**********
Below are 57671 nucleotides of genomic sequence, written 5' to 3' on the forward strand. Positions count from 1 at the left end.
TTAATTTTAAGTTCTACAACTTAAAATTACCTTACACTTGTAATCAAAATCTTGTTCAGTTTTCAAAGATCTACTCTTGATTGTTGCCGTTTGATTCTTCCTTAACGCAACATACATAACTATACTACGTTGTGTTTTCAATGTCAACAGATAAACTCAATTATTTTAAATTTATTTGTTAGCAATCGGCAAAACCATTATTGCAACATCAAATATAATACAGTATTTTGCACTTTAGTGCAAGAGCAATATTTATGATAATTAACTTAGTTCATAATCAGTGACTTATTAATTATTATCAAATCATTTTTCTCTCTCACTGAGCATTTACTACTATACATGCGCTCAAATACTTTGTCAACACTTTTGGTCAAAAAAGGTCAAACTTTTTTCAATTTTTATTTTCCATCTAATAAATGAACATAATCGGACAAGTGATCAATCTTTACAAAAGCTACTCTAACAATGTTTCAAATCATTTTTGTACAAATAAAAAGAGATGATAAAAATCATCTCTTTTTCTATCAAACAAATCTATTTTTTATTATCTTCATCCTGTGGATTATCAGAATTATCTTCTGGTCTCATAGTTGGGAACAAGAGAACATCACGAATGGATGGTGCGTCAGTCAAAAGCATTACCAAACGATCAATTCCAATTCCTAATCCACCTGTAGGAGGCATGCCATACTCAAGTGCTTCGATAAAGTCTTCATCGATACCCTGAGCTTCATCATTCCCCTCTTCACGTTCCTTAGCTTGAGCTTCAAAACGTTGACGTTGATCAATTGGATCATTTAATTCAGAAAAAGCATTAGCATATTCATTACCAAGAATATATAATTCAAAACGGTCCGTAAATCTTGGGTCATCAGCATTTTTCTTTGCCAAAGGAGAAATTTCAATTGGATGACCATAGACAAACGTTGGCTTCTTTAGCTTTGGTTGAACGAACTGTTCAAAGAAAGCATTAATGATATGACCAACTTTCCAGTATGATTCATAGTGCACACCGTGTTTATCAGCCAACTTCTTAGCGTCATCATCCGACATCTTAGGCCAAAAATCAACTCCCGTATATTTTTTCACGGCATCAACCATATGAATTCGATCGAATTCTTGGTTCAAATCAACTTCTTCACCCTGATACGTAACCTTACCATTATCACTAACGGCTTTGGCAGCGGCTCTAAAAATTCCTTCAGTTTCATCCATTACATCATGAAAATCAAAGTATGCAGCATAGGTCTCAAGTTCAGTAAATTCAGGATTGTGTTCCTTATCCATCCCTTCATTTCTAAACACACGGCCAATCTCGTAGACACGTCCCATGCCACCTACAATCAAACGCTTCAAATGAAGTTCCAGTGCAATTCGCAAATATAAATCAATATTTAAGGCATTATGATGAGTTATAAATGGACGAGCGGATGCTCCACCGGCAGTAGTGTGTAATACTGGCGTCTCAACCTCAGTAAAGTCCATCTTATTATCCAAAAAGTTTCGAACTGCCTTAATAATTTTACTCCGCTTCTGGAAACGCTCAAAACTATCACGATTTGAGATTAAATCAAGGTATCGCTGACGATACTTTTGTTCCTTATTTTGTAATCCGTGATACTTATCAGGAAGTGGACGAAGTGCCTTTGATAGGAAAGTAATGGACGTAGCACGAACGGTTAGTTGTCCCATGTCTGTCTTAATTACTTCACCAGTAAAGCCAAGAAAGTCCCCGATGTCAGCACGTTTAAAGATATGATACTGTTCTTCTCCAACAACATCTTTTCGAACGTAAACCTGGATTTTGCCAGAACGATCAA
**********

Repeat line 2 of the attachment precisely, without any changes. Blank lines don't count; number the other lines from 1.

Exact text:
TTAATTTTAAGTTCTACAACTTAAAATTACCTTACACTTGTAATCAAAATCTTGTTCAGTTTTCAAAGATCTACTCTTGATTGTTGCCGTTTGATTCTTCCTTAACGCAACATACATAACTATACTACGTTGTGTTTTCAATGTCAACAGATAAACTCAATTATTTTAAATTTATTTGTTAGCAATCGGCAAAACCATTATTGCAACATCAAATATAATACAGTATTTTGCACTTTAGTGCAAGAGCAATATTTATGATAATTAACTTAGTTCATAATCAGTGACTTATTAATTATTATCAAATCATTTTTCTCTCTCACTGAGCATTTACTACTATACATGCGCTCAAATACTTTGTCAACACTTTTGGTCAAAAAAGGTCAAACTTTTTTCAATTTTTATTTTCCATCTAATAAATGAACATAATCGGACAAGTGATCAATCTTTACAAAAGCTACTCTAACAATGTTTCAAATCATTTTTGTACAAATAAAAAGAGATGATAAAAATCATCTCTTTTTCTATCAAACAAATCTATTTTTTATTATCTTCATCCTGTGGATTATCAGAATTATCTTCTGGTCTCATAGTTGGGAACAAGAGAACATCACGAATGGATGGTGCGTCAGTCAAAAGCATTACCAAACGATCAATTCCAATTCCTAATCCACCTGTAGGAGGCATGCCATACTCAAGTGCTTCGATAAAGTCTTCATCGATACCCTGAGCTTCATCATTCCCCTCTTCACGTTCCTTAGCTTGAGCTTCAAAACGTTGACGTTGATCAATTGGATCATTTAATTCAGAAAAAGCATTAGCATATTCATTACCAAGAATATATAATTCAAAACGGTCCGTAAATCTTGGGTCATCAGCATTTTTCTTTGCCAAAGGAGAAATTTCAATTGGATGACCATAGACAAACGTTGGCTTCTTTAGCTTTGGTTGAACGAACTGTTCAAAGAAAGCATTAATGATATGACCAACTTTCCAGTATGATTCATAGTGCACACCGTGTTTATCAGCCAACTTCTTAGCGTCATCATCCGACATCTTAGGCCAAAAATCAACTCCCGTATATTTTTTCACGGCATCAACCATATGAATTCGATCGAATTCTTGGTTCAAATCAACTTCTTCACCCTGATACGTAACCTTACCATTATCACTAACGGCTTTGGCAGCGGCTCTAAAAATTCCTTCAGTTTCATCCATTACATCATGAAAATCAAAGTATGCAGCATAGGTCTCAAGTTCAGTAAATTCAGGATTGTGTTCCTTATCCATCCCTTCATTTCTAAACACACGGCCAATCTCGTAGACACGTCCCATGCCACCTACAATCAAACGCTTCAAATGAAGTTCCAGTGCAATTCGCAAATATAAATCAATATTTAAGGCATTATGATGAGTTATAAATGGACGAGCGGATGCTCCACCGGCAGTAGTGTGTAATACTGGCGTCTCAACCTCAGTAAAGTCCATCTTATTATCCAAAAAGTTTCGAACTGCCTTAATAATTTTACTCCGCTTCTGGAAACGCTCAAAACTATCACGATTTGAGATTAAATCAAGGTATCGCTGACGATACTTTTGTTCCTTATTTTGTAATCCGTGATACTTATCAGGAAGTGGACGAAGTGCCTTTGATAGGAAAGTAATGGACGTAGCACGAACGGTTAGTTGTCCCATGTCTGTCTTAATTACTTCACCAGTAAAGCCAAGAAAGTCCCCGATGTCAGCACGTTTAAAGATATGATACTGTTCTTCTCCAACAACATCTTTTCGAACGTAAACCTGGATTTTGCCAGAACGATCAA